I’ve started to look around for a grill, but there are so many choices on the internet the decision seems almost overwhelming.  I’m leaning toward a new charcoal-fueled Weber kettle, because that’s what I know and it would make the decision a heck of a lot easier.  I’m curious, though, about any recommendations or thoughts on alternatives.

I’m not really interested in one of those huge grilling stations, with fold-back lids and multiple levels and metal tops to each side and hooks where you can hang dozens of grilling implements, because our back yard is small and my grilling efforts aren’t robust enough to justify that kind of investment.  If you’ve got that kind of complex set-up, you need to be doing more than flipping an occasional burger.  I’m thinking of something smaller, and I’m interested in getting some feedback on the charcoal versus gas issue.  Any thoughts that could help to satisfy my grilliousity would be welcome.

I Got A Kick Against Modern Jazz

steve-lehman-octet-2014-press-650x400Last night Kish and I and our friends the Soon-To-Be-Someone’s-In-Laws went to the Wexner Center Performance Space for a performance of the Steve Lehman Octet.  The group is a heralded new force on the jazz scene and is headed by Steve Lehman, a composer and saxophonist.  At the performance, I learned that even where every one of the members of a group is obviously an incredibly accomplished musician, capable of doing extraordinary things with their instrument, they can produce music that just isn’t to my liking.

The SLO has released two albums that have been as widely acclaimed as jazz recordings can be.  A Wall Street Journal article about them described the music as follows:

“The octet has a mesmerizing sound. Shimmering harmonies are densely layered, but in a way that seems transparent. There is a three-dimensionality to it that makes it seem as if there are many different lines being played at once, yet the music is surprisingly coherent. The rhythms are fluid and catchy.”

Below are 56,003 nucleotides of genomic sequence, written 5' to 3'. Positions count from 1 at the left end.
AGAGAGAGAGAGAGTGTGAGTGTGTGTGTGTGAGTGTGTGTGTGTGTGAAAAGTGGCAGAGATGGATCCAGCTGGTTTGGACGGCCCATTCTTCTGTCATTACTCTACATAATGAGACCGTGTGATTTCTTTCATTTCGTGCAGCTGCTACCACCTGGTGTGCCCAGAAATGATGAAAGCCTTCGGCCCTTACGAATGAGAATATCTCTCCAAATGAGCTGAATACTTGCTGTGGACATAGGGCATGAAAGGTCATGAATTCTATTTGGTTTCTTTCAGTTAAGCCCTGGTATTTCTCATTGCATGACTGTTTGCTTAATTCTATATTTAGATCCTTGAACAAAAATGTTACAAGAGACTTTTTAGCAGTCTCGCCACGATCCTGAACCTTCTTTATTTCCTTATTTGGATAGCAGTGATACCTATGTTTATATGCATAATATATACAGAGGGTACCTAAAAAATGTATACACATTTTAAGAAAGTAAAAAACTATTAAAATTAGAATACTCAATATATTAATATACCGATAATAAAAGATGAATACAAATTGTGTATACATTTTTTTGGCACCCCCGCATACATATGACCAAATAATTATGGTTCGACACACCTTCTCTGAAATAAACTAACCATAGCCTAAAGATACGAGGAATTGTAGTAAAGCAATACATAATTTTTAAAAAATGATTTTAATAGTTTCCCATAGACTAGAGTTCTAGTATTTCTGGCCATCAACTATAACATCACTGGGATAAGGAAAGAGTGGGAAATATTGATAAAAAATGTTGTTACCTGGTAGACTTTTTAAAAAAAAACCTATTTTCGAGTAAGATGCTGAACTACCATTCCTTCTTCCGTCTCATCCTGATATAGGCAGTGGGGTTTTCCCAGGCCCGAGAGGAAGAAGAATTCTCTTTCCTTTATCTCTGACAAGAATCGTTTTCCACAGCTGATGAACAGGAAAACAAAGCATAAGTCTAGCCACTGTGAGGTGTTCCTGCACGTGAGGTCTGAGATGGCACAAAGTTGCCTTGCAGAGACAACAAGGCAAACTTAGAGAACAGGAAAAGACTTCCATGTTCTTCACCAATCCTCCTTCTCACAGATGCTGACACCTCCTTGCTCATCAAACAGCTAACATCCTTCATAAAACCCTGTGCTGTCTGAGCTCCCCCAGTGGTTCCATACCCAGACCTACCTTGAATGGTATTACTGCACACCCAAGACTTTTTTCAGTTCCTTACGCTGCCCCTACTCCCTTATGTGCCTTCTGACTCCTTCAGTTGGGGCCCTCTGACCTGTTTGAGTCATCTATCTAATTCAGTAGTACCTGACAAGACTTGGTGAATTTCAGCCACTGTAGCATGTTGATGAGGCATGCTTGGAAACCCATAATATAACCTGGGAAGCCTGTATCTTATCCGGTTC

At last night’s performance, I got the densely layered part, and the three-dimensionality, because there definitely were instruments playing discrete pieces that looked to combine into a whole.  But the “catchy rhythms” part I missed.  The music was interesting and had a certain power, but as I observed to Mr. STBSIL I didn’t walk out whistling a tune that had been performed.  Instead, it seemed like the musicians were more interested in probing the outer boundaries of sounds that could be produced by their instruments, alone and in combination.  The result was just too inaccessible and discordant to my uneducated ear.

The fault obviously must be mine, because the Steve Lehman Octet gets accolades from every quarter.  I like a lot of jazz, and I found myself wishing that the group, and other modern jazz groups, would try to play more tuneful music, a la Charlie Parker, Louis Armstrong, Dave Brubeck, and early Miles Davis, that wouldn’t make me work so freaking hard.  Of course, that’s selfish, because I’m sure that gifted musicians want to push the envelope of the instruments and their sound and their own capabilities.

The sweet spot is hit, though, only when the composer and players’ desire to press forward into new territory intersects with the sensibilities of even the less sophisticated members of the audience — and not every musician is aiming for that sweet spot.